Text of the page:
Shopkeeper says Judaica store cured post-surgery blues

When Laurel Rest of San Francisco emerged from brain surgery, she needed a little mazel tov to speed her recovery.

That's exactly what she got after opening Mazel Tov Gifts & Books, a Judaica shop in the city's Richmond District. Rest had opened the store just days before doctors operated on a benign tumor lodged in her spinal cord.

During that same period of time, Rest's day job as an attorney shifted when she was transferred to Los Angeles. For two years, she lived in Southern California, flying to San Francisco every weekend to manage the store.

"There is a strong mission for the store," Rest, 50, said this week, the second anniversary of Mazel Tov Gifts.

"I feel it came about to help me pull through all this."

The chaotic sequence of events two years ago took its toll, however. The surgery paralyzed one side of her face for some weeks. While she is now almost fully recovered, she still receives physical therapy to regain mobility in her neck.

She credits friends and family for their support during the ordeal. Yet what really kept her going, Rest said, was her enthusiasm for the Judaica shop, a former Chabad storefront on Geary Boulevard.

"Perhaps all those prayers stayed in the store and helped me to recover," Rest said.

As comforting to Rest as the Judaism she was touting in her shop were thoughts of store promotions, what merchandise to carry, staffing needs and keeping the shop solvent. The constant planning kept her preoccupied with something other than her physical setback, she said.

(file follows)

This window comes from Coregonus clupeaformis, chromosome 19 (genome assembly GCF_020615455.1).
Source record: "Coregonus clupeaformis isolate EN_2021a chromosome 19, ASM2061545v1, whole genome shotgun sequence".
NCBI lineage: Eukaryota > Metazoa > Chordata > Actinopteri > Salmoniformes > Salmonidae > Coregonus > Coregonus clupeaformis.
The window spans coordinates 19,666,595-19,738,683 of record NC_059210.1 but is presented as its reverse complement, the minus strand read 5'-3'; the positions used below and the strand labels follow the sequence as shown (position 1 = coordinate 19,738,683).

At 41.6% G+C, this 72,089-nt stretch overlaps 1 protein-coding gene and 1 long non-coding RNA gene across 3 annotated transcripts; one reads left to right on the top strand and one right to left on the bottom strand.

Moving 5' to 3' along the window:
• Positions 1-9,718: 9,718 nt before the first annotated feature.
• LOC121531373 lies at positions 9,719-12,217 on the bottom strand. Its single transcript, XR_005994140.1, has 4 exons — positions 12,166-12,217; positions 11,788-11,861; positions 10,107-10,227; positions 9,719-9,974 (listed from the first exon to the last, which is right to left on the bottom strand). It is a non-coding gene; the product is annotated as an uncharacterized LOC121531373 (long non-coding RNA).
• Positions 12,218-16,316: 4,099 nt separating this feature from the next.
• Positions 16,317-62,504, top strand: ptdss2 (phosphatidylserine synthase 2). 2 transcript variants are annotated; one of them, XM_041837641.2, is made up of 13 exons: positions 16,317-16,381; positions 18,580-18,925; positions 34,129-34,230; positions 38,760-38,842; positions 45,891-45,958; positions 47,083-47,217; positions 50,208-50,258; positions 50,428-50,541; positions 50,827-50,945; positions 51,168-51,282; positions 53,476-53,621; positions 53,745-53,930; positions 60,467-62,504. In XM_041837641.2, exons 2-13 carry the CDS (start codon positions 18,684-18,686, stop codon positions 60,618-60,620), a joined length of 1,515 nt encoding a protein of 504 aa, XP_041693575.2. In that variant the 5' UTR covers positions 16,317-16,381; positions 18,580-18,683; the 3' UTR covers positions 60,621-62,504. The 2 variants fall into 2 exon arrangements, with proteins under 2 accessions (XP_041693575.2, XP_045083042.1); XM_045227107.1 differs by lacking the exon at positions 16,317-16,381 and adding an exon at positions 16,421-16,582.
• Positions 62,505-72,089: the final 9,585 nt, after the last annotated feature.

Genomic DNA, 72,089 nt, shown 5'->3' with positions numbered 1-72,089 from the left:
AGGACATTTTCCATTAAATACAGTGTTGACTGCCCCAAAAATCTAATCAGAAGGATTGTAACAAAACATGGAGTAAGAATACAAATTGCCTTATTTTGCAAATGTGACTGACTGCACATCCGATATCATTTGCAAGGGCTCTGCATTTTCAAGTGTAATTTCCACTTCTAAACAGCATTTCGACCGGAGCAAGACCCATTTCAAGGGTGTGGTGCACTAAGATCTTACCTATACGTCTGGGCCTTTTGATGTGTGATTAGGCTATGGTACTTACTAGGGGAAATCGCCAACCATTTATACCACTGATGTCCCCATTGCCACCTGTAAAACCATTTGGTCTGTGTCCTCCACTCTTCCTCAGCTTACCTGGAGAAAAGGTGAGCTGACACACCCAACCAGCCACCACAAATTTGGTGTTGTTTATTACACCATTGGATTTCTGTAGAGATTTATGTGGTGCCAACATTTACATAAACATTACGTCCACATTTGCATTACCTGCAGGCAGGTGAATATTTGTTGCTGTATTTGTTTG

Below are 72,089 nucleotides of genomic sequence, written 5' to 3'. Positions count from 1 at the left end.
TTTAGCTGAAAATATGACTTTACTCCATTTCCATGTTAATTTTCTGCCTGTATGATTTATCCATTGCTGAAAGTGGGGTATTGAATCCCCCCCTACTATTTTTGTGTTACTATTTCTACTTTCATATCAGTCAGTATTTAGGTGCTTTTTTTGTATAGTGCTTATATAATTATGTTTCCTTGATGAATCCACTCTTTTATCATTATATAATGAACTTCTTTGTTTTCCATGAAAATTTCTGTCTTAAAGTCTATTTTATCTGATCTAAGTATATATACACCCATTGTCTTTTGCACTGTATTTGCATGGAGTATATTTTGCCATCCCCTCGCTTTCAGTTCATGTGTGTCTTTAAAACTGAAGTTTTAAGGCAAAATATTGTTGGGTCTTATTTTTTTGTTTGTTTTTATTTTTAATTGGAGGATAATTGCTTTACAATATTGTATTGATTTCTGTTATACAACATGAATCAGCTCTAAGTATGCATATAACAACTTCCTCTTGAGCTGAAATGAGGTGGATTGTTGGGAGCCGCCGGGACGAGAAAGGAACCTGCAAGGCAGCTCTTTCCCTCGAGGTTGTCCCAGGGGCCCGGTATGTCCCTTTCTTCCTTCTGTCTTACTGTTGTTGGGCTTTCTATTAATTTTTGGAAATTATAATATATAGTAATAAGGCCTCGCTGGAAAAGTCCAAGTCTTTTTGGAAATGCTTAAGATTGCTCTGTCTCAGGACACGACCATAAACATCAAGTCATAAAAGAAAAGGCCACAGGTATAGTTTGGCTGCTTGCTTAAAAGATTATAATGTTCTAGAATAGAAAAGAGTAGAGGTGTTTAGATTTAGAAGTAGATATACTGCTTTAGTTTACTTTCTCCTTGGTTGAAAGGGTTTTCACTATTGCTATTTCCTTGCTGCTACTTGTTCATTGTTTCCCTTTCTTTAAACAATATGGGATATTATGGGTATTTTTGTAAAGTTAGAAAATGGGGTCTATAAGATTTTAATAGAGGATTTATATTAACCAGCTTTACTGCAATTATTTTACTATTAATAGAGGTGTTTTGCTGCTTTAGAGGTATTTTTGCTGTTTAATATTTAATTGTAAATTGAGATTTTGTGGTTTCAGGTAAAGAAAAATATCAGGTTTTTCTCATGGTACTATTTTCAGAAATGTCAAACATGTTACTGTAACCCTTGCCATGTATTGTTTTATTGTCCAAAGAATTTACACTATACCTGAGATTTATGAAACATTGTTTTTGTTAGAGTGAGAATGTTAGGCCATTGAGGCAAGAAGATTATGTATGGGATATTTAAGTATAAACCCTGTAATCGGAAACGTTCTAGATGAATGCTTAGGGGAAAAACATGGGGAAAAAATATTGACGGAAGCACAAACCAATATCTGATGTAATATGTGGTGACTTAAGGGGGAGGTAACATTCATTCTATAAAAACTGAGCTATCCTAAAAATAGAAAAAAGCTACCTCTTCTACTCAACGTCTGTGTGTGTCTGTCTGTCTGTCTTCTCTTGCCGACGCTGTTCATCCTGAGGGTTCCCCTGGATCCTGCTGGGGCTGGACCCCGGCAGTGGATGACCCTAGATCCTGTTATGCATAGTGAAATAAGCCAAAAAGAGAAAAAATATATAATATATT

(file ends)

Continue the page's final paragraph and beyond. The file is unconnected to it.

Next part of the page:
Rest moved back to San Francisco in September. She maintains her full-time job as an attorney for the Federal Deposit Insurance Corp. because Mazel Tov's finances are not yet in the black. She still keeps a staff of part-timers to help run the store.

Whether or not the business turns profitable, Rest said opening Mazel Tov was more of a personal venture than a financial enterprise. An unaffiliated Jew, she was looking for Jewish connections.

Although she was raised in the Reform tradition in San Bernardino, her grandfather was an Orthodox rabbi, and Rest's family kept some of his practices. They observed kashrut as best as they could in a non-Jewish area and carried on the family custom of Jewish folk-dancing during holidays.

Rest's father, who was raised as an Orthodox Jew, taught religious school and trained b'nai mitzvah students in San Bernardino. Rest's brother became president of a Los Angeles synagogue.

Growing up in a household of religious contradictions, Rest said she has respect for all walks of Jewish life and their varied spiritual practices.

She strives to accommodate all of them by offering a wide selection of books and ritual objects that address the range of lifestyles and observance.

"This store was started out of love for Judaism and the community. Because of this love, it is my goal that everyone feel comfortable when they come in, whatever their practice is," Rest said.

She has opened a Chanukah shop at the Jewish Community Center of San Francisco and expanded hours at the Geary Boulevard shop during the holidays.

Lori Eppstein

Lori Eppstein is a former staff writer.